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It’s been 14 years since I first stumbled upon the mention of a class of protective phytonutrients called phytoalexins (back in 2009), while I was researching the benefits of organic produce. [1]   These unique compounds rarely appear in conventionally grown fruits and vegetables; they are only found at appreciable levels in organic produce.

This is because plants only produce these powerful phytochemicals as a defensive “immune response” to an assault by bugs, bacteria, viruses, molds, or mildews.   Without some external threat stimulus, the plant has no need to produce them.

They are also referred to as secondary metabolites, because they are “organic compounds that are not directly involved in the normal growth, development, or reproduction of the plant”.

Biologists have named this defensive plant mechanism Induced Systemic Resistance, and this response has recognized for more than 70 years. However, it is only recently that the health-promotional effects of these nutrients have been seriously considered.   [2]   [3]

            FROM:   Phytoalexins in Cancer Prevention
            Frontiers in Bioscience (Landmark Ed). 2012 (Jun 1); 17: 2035–2058

Phytoalexin Articles

The ORAC of Organic and the Promise of Phyto-alexins
New Hope | May 31, 2009 ~ FULL TEXT

Editorial Comment:   This is the article that opened my eyes to the real power of organic produce, as it introduced me to the term “Phytoalexin”.
Phyto-alexins are low molecular-weight compounds that accumulate in plants in response to infection, wounding, freezing, UV light and micro-organisms. [3] These processes, also known as Induced Systemic Resistance (ISR) of plants against pathogens, are a widespread phenomenon, but only recently have the potential health benefits been recognised. Even less characterised is the impact of farming methods, and more specifically organic farming methods, resulting in altered levels of phyto-alexins.


Phytoalexin Abstracts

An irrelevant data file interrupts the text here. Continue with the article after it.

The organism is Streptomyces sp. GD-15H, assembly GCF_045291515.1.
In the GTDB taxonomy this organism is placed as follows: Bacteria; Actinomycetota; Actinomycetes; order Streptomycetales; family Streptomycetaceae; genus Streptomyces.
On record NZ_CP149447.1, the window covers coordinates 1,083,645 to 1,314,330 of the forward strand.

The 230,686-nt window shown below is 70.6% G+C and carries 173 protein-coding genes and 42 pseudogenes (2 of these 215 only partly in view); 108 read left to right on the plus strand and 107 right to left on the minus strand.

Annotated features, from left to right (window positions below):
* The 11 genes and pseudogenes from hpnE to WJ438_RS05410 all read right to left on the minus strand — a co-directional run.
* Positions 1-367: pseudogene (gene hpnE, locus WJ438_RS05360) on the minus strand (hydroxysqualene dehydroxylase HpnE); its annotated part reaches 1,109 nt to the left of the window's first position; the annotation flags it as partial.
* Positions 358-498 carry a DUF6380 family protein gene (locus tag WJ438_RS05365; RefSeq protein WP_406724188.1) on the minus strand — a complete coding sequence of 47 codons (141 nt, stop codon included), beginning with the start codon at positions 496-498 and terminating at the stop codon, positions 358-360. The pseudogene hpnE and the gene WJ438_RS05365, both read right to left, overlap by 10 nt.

All About Polyphenols
A Chiro.Org article collection

Many (most?) of the phytoalexins are polyphenols, and provide a wide-spectrum of health benefits. Find out more right now.

An Update on the Effects of Glyceollins on Human Health:
Possible Anticancer Effects and Underlying Mechanisms

Nutrients. 2019 (Jan 3); 11 (1): pii: E79 ~ FULL TEXT

Biologically active plant-based compounds, commonly referred to as phytochemicals, can influence the expression and function of various receptors and transcription factors or signaling pathways that play vital roles in cellular functions and are then involved in human health and diseases. Thus, phytochemicals may have a great potential to prevent and treat chronic diseases. Glyceollins, a group of phytoalexins that are isolated from soybeans, have attracted attention because they exert numerous effects on human functions and diseases, notably anticancer effects. In this review, we have presented an update on the effects of glyceollins in relation to their potential beneficial roles in human health. Despite a growing number of studies suggesting that this new family of phytochemicals can be involved in critical cellular pathways, such as estrogen receptor, protein kinase, and lipid kinase signaling pathways, future investigations will be needed to better understand their molecular mechanisms and their specific significance in biomedical applications.

Biological Activities of Stilbenoids
Int J Mol Sci. 2018 (Mar 9); 19 (3): E792 ~ FULL TEXT

Stilbenoids are a group of naturally occurring phenolic compounds found in various plant species. They share a common backbone structure known as stilbene, but differ in the nature and position of substituents. Stilbenoids are classified as phytoalexins, which are antimicrobial compounds produced de novo in plants to protect against fungal infection and toxins. In this review, the biological effects of stilbenoids such as resveratrol, pterostilbene, gnetol and piceatannol are discussed. Stilbenoids exert various biological activities ranging from cardioprotection, neuroprotection, anti-diabetic properties, depigmentation, anti-inflammation, cancer prevention and treatment. The results presented cover a myriad of models, from cell culture to animal studies as well as clinical human trials. Although positive results were obtained in most cell culture and animal studies, further human studies are needed to substantiate beneficial effects of stilbenoids. Resveratrol remains the most widely studied stilbenoid. However, there is limited information regarding the potential of less common stilbenoids. Therefore, further research is warranted to evaluate the salutary effects of various stilbenoids.

Soybean-Derived Phytoalexins Improve Cognitive Function
Through Activation of Nrf2/HO-1 Signaling Pathway

Int J Mol Sci. 2018 (Jan 16); 19 (1): pii: E268 ~ FULL TEXT